Brooks Koepka may have won his first major golf title on Sunday at the United States Open in Wisconsin, but he wasn’t the only dominant player of the tournament. And I’m not talking about Justin Thomas, who made history the day before by shooting the tournament’s lowest score in relation to par. I’m talking about what Mr. Thomas wore on his record-breaking day.
Specifically: rose-pink pants by Ralph Lauren. Which went well with Brian Harman’s darker pink shirt. Which matched with Tommy Fleetwood’s two-pink-toned Nike shirt and Mr. Koepka’s cotton candy pink Nike shirt. Indeed, the fairway on Saturday was practically a sea of pink against the greens.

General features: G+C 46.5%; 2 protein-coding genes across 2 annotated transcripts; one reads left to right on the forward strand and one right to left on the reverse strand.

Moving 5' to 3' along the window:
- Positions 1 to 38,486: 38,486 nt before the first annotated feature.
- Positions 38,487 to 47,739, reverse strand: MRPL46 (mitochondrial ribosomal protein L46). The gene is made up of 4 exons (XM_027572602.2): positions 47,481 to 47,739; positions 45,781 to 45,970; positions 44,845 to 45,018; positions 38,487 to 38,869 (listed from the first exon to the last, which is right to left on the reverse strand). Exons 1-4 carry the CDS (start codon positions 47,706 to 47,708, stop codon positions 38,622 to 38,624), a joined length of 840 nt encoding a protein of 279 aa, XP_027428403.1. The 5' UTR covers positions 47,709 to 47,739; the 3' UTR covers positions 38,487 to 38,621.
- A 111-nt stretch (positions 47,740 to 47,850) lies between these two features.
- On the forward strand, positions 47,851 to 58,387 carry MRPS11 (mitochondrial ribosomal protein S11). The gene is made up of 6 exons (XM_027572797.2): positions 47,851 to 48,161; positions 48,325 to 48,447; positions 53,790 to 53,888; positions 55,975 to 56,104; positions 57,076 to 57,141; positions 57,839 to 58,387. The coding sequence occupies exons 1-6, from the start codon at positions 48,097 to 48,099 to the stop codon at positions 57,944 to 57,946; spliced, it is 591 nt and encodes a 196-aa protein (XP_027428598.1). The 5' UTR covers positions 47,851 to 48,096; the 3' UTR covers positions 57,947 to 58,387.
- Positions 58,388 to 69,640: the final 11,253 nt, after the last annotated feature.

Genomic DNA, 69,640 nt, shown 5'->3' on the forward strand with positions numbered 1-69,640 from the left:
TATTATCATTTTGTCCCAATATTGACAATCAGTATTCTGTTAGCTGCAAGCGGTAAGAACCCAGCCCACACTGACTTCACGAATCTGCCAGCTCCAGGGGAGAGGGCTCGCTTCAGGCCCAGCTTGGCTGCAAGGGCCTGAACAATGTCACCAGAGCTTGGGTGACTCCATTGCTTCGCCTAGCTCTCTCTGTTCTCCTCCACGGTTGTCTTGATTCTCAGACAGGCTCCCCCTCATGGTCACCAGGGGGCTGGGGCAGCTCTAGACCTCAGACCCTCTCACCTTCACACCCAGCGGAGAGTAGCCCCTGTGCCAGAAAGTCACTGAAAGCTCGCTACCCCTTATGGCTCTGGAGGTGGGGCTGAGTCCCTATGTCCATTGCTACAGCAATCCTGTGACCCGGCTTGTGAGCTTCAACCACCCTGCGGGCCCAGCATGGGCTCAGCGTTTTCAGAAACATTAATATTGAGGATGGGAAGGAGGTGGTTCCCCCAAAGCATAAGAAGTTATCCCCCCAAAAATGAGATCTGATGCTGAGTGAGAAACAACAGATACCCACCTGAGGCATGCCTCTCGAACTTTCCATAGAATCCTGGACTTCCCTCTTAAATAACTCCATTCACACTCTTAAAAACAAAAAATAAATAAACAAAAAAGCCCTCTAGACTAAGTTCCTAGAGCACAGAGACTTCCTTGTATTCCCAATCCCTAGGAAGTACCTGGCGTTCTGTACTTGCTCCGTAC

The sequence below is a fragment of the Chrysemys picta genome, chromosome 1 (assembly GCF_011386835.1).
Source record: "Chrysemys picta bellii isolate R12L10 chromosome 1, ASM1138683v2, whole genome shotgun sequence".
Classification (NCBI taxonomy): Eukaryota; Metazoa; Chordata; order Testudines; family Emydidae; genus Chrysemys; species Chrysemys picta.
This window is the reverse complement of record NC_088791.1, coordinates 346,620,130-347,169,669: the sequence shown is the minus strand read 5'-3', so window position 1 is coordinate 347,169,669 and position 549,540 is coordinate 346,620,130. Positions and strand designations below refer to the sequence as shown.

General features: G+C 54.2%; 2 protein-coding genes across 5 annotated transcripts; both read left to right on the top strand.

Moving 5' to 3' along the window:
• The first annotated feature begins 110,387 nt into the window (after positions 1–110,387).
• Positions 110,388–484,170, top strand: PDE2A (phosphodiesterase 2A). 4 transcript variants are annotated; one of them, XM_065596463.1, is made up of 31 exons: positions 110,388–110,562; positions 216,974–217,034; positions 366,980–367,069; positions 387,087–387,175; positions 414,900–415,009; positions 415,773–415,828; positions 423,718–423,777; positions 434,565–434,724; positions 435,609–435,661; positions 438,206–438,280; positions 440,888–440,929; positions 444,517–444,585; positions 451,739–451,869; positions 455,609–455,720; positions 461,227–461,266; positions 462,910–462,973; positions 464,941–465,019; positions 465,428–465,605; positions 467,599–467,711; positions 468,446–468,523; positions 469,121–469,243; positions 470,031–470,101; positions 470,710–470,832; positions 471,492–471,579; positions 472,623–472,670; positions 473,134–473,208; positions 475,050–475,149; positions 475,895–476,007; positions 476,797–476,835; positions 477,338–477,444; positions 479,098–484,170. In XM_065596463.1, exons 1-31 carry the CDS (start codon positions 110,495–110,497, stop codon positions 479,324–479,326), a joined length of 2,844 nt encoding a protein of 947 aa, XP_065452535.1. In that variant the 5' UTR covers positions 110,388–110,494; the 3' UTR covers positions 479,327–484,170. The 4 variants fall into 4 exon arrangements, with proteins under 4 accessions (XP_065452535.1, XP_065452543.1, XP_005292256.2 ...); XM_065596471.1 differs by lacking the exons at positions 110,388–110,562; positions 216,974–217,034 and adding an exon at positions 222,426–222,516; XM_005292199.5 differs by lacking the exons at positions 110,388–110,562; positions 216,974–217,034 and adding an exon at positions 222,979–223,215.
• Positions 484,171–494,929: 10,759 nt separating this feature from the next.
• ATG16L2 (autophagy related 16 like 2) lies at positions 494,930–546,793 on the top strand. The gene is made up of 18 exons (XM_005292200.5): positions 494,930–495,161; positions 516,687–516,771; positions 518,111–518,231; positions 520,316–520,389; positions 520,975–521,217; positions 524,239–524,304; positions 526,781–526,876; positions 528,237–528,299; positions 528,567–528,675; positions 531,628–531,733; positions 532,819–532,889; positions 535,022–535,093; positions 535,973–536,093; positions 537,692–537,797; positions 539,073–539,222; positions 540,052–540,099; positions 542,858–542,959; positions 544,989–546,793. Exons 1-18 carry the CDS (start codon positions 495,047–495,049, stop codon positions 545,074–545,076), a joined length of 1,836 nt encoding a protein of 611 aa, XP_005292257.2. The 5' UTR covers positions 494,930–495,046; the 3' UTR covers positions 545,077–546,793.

Golf has always had its own peculiar fashion sense and color palette, and by Sunday the players had reverted to a rainbow of more traditional shades (Mr. Koepka won the competition in a mint green Nike shirt, while Hideki Matsuyama and Mr. Harman, who tied for second, both wore black and white). But the amount of pink on view on Saturday was impossible to ignore. Especially because this wasn’t the gestural pink of Mother’s Day during the 2017 Players Championship in May, when participants were urged to wear pink in honor of the holiday; this was pink-by-choice, pink as a core element of a competitive wardrobe.
And it suggests that the phenomenon of “millennial pink” — pink as a state of mind, or an idea, as opposed to a specific Pantone shade — has penetrated the sporting…